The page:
The menstrual cycle : a reflection of a woman's health

Abnormalities in the cycle can go unnoticed as they can be observed with close attention to signs of the body, throughout the menstrual cycle.

 

The sex hormones (estrogen and progesterone) involved in the menstrual cycle are also involved in other functions of the human body (DEMERS, 2008-2009). As a result, certain abnormalities in the cycle could reveal more general health problems or be indicative of a predisposition to certain diseases.

Abnormalities in the cycle can go unnoticed as they can be observed with close attention to signs of the body, throughout the menstrual cycle. The signs that make it possible to identify an imbalance or a hormonal deficiency are, among others, cervical mucus, the cervix and basal temperature, since estrogen and progesterone influence their characteristics (PARENTEAU, 2020).

The symptothermal method offers observation and daily scoring of these signs of fertility. Thanks to the graph used with the method, it is possible to relate these signs to distinguish the different phases of the menstrual cycle (Knight, 2017) and to identify any temporary or permanent abnormalities of the cycle.

The menstrual cycle begins on the first day of menstruation. In general, an average of 4 to 6 days of menstrual flow is observed (PARENTEAU, 2020).

Then begins the follicular phase. The cycle continues with 3 to 5 days without mucus and with a feeling of dryness in the vulva, but this is variable depending on the length of the cycle.

The increase in estrogen production by the follicles, the envelopes containing the eggs, will be observed by 5 to 6 days of cervical mucus progressing to a feeling of lubrication and transparency (PARENTEAU, 2020).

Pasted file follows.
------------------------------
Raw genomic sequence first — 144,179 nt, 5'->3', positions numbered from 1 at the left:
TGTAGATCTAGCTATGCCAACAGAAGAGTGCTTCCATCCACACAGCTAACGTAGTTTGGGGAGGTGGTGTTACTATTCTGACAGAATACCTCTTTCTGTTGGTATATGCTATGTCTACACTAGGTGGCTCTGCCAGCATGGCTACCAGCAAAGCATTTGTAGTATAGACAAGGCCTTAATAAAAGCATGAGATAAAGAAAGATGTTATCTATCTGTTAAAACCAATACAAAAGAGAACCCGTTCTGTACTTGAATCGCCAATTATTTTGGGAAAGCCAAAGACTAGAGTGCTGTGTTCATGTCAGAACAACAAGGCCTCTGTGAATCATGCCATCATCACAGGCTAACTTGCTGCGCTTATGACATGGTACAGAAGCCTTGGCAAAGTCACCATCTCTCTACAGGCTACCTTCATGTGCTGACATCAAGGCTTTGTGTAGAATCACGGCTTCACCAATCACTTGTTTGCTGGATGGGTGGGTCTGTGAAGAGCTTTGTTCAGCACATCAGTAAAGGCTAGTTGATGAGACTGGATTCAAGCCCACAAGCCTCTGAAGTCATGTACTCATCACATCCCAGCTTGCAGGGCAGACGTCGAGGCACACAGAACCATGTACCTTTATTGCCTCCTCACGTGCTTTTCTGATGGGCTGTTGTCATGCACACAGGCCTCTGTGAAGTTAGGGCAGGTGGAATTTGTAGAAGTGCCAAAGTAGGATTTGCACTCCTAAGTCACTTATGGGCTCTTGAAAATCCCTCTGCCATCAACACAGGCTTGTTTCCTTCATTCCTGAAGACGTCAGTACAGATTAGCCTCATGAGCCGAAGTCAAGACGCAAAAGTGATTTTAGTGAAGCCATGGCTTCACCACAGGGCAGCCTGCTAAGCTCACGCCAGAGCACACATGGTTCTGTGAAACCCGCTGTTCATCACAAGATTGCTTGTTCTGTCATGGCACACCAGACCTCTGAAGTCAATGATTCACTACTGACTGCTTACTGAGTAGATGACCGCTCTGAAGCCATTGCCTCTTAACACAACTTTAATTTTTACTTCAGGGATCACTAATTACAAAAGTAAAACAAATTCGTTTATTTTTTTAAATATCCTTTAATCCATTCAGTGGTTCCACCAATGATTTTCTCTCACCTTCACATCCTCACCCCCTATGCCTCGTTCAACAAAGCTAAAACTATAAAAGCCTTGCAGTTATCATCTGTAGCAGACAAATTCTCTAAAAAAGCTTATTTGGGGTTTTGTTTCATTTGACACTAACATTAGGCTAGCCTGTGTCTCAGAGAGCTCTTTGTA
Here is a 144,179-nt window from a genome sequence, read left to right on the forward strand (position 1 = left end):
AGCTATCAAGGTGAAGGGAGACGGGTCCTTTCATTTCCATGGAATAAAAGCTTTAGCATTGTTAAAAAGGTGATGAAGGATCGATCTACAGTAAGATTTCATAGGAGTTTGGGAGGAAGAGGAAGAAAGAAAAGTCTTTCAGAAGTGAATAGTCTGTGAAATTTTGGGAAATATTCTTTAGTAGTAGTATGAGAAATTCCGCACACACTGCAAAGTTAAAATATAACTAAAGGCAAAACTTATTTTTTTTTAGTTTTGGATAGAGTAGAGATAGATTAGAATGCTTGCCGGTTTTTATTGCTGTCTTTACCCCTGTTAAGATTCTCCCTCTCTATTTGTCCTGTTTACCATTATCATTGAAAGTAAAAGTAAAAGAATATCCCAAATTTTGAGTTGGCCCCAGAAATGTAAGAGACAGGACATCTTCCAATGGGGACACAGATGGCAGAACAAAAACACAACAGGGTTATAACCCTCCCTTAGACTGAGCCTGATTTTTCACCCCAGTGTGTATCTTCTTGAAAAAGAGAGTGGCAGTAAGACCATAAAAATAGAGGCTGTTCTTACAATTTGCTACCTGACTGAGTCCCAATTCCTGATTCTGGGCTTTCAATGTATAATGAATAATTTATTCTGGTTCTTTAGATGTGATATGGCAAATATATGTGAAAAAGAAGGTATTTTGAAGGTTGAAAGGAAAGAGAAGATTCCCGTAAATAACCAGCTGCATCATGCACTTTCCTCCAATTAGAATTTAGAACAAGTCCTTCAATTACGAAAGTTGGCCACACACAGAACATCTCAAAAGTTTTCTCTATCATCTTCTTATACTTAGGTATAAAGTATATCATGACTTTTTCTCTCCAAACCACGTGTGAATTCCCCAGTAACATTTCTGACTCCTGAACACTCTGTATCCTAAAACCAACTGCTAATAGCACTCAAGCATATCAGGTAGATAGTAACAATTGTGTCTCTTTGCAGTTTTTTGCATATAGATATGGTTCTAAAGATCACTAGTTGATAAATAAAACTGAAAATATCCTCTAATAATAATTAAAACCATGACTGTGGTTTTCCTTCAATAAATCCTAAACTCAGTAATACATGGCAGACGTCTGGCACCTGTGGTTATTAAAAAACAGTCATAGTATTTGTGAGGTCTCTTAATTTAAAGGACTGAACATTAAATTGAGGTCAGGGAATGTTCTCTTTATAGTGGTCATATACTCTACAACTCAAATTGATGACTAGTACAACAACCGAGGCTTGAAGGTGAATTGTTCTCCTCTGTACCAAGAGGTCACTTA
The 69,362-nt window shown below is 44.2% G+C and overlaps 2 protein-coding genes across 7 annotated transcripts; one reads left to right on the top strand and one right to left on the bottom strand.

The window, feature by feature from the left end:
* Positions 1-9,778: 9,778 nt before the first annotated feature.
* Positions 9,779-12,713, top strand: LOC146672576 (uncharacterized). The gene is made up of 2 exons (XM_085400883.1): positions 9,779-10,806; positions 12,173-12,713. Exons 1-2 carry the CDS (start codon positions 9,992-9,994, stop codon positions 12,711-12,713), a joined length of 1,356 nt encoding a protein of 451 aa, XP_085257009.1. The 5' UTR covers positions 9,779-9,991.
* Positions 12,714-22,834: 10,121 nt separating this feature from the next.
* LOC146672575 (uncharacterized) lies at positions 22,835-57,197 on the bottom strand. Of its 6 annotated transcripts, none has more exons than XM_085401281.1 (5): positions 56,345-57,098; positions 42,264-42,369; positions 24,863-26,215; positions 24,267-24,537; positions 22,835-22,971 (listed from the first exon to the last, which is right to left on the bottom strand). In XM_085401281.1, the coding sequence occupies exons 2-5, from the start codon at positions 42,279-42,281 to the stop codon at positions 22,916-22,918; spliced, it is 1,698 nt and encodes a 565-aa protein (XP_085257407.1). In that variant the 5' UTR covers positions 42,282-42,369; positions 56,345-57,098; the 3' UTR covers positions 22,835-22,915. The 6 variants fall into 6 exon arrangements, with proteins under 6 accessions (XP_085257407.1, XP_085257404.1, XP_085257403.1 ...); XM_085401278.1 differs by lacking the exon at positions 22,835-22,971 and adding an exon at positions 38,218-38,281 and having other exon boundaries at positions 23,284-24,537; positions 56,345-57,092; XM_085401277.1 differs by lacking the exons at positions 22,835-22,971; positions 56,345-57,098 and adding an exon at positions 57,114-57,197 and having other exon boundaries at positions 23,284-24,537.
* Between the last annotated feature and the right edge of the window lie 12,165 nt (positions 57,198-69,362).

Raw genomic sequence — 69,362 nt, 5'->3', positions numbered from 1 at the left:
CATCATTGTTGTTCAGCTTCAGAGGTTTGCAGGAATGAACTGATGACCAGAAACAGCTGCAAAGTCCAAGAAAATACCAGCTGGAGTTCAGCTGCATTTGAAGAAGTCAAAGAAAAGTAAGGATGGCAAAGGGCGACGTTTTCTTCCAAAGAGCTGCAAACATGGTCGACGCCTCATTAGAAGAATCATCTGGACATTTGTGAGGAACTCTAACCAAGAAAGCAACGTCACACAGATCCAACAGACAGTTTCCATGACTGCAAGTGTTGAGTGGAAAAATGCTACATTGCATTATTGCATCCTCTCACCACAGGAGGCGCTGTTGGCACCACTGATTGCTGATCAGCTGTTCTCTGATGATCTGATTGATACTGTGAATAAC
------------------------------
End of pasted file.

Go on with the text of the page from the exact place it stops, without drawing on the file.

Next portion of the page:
When there is sufficient estrogen, the pituitary gland, located in the brain, secretes luteinizing hormone (LH), which works to complete the maturation of the follicle. When it has reached maturity, it releases the egg it contains, this is called ovulation.

Then, the cycle ends with the luteal phase which normally lasts 12 to 16 days and which is marked by the rise in temperature and the regression of the fertile characteristics of the mucus and the cervix. At this phase of the cycle, it is progesterone, produced by the ovarian follicle transformed into the corpus luteum, which is secreted gradually, and then decreases to the point of triggering the next menstruation (PARENTEAU, 2020).

A cycle that does not fit this description could indicate an endocrine dysfunction and could affect the health of the woman. For example, progesterone insufficiency characterized, among other things, by a luteal phase of less than 10 days may be a risk factor for osteoporosis (PARENTEAU, 2020).

To restore hormonal balance, some lifestyle changes may suffice. Among these are stopping smoking, good stress management, having a healthy weight due to a healthy diet, taking Omega 3, vitamin E (PARENTEAU, 2020).

Also, several health professionals can help support the body in its functions. It is important to listen to your menstrual cycle and to consider the abnormalities encountered, because sex hormones are responsible for the proper functioning of the reproductive system, but are also necessary for bone, cardiovascular and brain health (DEMERS, 2008 -2009).

 

Knight, Jane. 2017 (Nov. 21 2016). The Complete guide to Fertility Awareness. London Routledge

Parenteau, Suzanne Dre. 2020. La fertilité apprivoisée. Candiac : Marcel Broquet Éditeur

Demers, Sylvie. 2008-2009. Hormones au féminin : Repensez votre santé. Les Éditions de l’Homme.